Jacynthe Jacques
01:36:51
it was nice to listen both DR mohamed and farhiya
Mandy Slag
01:37:00
What are the Somali beliefs about caring for their elders?
Carol Easter
01:37:04
Great information
Alisha Brown
01:37:11
Thank you!
Beth Pollak
01:37:16
This was great! Would love to see presentations like this from other cultural/ethnic groups. Thank you to the presenters and organizers!
Nadiif Buraale
01:37:22
Thank you both
Trisha Witham
01:37:42
Are there any screening tools for Alzheimer's that are culturally appropriate for Somalians?
Sargam
01:37:54
Thank you for this presentation Farhiya.
Judy Griggs
01:37:59
I agree with Beth! More presentations on newcomers to Ohio!
Gary Gant
01:38:28
We have plenty of time for questions, the webinar ends at 1130am CT
Judy Griggs
01:38:36
Where can we get consumer health information in Somali?
Sarah Van Gorp
01:38:58
If it’s required to ask about mental health, what would be a better way to ask?
Nadiif Buraale
01:40:03
Is there a way that this kind of presentation be available to providers to Somali and other immigrant community?
Celida Egues
01:40:06
Thank you for such a comprehensive presentation!
Alisha Brown
01:40:24
Are there preferred resources available? (Health Risk Assessments, preventative care fliers, etc.)
Celida Egues
01:41:54
Question: Is cupping still practiced and if so, has it become more acceptable to providers. There was a time in the 90s during which parents were reported to the Department of Children and Family Services due to cupping.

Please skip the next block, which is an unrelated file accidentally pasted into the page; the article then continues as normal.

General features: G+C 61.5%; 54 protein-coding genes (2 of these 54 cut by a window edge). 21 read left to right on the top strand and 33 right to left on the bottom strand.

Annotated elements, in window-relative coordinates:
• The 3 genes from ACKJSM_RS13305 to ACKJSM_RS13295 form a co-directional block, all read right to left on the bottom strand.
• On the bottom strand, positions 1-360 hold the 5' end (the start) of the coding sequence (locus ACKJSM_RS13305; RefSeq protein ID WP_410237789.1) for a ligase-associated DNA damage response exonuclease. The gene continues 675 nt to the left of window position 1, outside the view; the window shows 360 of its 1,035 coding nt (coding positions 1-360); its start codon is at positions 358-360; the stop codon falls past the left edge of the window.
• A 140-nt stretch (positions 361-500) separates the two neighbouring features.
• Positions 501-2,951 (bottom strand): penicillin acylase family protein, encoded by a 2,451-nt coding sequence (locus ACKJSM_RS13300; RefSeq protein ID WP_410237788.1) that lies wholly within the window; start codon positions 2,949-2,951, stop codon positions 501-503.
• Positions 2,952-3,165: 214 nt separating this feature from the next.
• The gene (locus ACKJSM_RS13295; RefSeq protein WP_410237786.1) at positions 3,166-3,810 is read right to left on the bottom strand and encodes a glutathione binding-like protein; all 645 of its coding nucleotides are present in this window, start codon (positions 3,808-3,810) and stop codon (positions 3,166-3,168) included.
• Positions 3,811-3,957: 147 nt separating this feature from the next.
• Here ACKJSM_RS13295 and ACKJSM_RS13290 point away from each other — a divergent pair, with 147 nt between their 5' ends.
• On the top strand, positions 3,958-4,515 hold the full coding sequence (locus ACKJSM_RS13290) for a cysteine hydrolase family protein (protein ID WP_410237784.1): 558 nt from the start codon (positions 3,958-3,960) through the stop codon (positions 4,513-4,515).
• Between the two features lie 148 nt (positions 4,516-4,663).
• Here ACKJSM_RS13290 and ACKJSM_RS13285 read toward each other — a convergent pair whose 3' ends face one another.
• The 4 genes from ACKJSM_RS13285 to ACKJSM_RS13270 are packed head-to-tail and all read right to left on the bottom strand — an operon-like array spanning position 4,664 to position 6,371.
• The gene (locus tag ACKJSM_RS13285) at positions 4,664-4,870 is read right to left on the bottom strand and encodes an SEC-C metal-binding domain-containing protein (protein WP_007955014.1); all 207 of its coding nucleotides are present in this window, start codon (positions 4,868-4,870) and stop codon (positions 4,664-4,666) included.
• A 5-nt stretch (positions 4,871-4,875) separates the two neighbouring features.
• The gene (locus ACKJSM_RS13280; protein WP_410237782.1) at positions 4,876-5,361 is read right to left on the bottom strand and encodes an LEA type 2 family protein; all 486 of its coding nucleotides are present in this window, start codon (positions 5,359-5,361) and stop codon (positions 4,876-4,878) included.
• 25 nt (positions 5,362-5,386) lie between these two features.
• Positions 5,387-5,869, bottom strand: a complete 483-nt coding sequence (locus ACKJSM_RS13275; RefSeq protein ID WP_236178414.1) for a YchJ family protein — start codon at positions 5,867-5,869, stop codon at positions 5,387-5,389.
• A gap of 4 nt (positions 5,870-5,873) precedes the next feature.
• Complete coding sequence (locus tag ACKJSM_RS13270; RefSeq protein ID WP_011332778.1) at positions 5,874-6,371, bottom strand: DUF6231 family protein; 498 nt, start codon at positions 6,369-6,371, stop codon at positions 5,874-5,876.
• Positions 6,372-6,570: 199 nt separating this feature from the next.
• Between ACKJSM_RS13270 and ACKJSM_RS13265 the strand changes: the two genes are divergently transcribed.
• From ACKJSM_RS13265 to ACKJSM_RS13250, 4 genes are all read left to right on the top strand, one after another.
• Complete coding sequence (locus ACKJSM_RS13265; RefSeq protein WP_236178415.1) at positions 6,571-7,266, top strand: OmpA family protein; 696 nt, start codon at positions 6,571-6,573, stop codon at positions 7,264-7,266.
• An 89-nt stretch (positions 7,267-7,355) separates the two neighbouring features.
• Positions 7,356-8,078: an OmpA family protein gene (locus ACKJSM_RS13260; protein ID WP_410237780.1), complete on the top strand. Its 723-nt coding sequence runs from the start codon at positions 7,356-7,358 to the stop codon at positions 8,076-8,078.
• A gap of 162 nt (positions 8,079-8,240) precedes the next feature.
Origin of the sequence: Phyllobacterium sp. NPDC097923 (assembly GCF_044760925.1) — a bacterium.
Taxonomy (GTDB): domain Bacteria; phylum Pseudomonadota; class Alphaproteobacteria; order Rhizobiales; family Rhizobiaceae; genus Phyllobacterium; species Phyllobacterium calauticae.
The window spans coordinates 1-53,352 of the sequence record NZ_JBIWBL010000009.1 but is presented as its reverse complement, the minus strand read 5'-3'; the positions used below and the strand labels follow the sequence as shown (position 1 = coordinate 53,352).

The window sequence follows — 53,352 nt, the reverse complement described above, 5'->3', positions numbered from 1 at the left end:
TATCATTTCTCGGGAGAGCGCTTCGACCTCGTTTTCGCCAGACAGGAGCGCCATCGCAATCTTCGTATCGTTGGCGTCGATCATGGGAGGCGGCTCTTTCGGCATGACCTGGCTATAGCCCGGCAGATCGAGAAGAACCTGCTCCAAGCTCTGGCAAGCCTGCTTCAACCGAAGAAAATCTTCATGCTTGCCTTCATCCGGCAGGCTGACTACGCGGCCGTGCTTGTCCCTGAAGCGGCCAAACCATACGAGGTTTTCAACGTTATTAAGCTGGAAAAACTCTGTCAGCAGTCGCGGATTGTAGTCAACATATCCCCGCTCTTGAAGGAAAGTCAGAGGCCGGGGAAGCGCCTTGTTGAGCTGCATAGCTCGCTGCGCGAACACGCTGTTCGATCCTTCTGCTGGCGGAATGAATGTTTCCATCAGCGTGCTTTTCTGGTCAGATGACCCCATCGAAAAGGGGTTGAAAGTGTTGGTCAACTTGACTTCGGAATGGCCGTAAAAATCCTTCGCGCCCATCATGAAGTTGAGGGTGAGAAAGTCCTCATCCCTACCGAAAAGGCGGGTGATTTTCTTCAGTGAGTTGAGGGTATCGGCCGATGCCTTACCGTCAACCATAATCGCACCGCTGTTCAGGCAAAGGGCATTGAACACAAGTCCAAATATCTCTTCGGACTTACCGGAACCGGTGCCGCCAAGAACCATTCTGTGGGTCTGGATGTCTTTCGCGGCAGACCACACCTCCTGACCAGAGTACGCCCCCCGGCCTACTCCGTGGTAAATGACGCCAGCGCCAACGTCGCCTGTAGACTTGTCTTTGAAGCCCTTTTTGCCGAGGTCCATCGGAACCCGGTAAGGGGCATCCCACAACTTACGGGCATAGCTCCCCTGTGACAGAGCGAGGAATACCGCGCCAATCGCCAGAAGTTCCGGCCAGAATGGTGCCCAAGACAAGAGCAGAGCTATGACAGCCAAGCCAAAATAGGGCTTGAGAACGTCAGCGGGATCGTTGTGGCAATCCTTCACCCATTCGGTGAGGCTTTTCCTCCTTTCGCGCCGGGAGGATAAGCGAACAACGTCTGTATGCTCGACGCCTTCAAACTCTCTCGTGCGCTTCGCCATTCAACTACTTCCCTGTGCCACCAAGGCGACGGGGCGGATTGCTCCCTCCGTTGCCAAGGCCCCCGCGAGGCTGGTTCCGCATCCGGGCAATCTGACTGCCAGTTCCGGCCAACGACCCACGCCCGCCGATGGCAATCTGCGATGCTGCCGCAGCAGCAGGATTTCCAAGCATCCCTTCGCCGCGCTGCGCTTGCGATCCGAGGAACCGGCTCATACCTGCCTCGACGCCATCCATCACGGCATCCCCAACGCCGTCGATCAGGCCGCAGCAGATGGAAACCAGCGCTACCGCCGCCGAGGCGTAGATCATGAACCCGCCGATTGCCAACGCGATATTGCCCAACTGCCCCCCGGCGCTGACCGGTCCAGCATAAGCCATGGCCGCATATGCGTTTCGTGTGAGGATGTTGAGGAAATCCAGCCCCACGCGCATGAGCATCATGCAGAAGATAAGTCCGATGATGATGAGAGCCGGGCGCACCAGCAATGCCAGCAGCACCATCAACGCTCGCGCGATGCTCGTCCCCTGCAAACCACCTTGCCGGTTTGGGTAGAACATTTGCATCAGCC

Diane Diedrich
01:42:14
We always ask if they want an interpreter. If they say no, should we still have one with them? We have found that sometimes when they say no, we are not sure our conversation is being understood.
Judy Griggs
01:42:43
Does America have boots on the ground in Somalia to assist those who want out?
Angela Allen
01:44:40
What type of training do healthcare professionals receive to be culturally competent in states such as Minnesota?
Alison Babich
01:44:49
how do you recommend family planning providers ask Somali women about contraception even before they are pregnant?
collin elias
01:44:58
would a peer model work in the Somali community? If so what would that model look like?
Sarah Marshall
01:46:06
What are the cultural standards or what is considered acceptable in terms of sex education? Safer sex education? IS there a difference between what is acceptable for males to know versus females? Are
Steve Wiesner
01:49:36
How easily can cultural beliefs in the Somali community be translated to other Muslim communities? In particular with respect to mental health.
Megan Lamont
01:50:42
No question
Megan Lamont
01:50:47
i cant get the hand to go down
Melissa Stone
01:53:09
@Steve Wiesner It's probably good to keep in mind that each Muslim community is unique because we all come from different cultures and language backgrounds even while sharing the same religion. It's similar to how there are Christian communities all around the world but may have very different cultures from one another. So even within East Africa, there will be language and culture differences between, say, someone who is Somali and Egyptian and Ethiopian--even if they are all Muslim. Still, there are things that we will all share as Muslims that fall into the realm of religious belief, such as dietary restrictions, the need to pray at specific times during the day, and a higher likelihood of a separation of genders for modesty.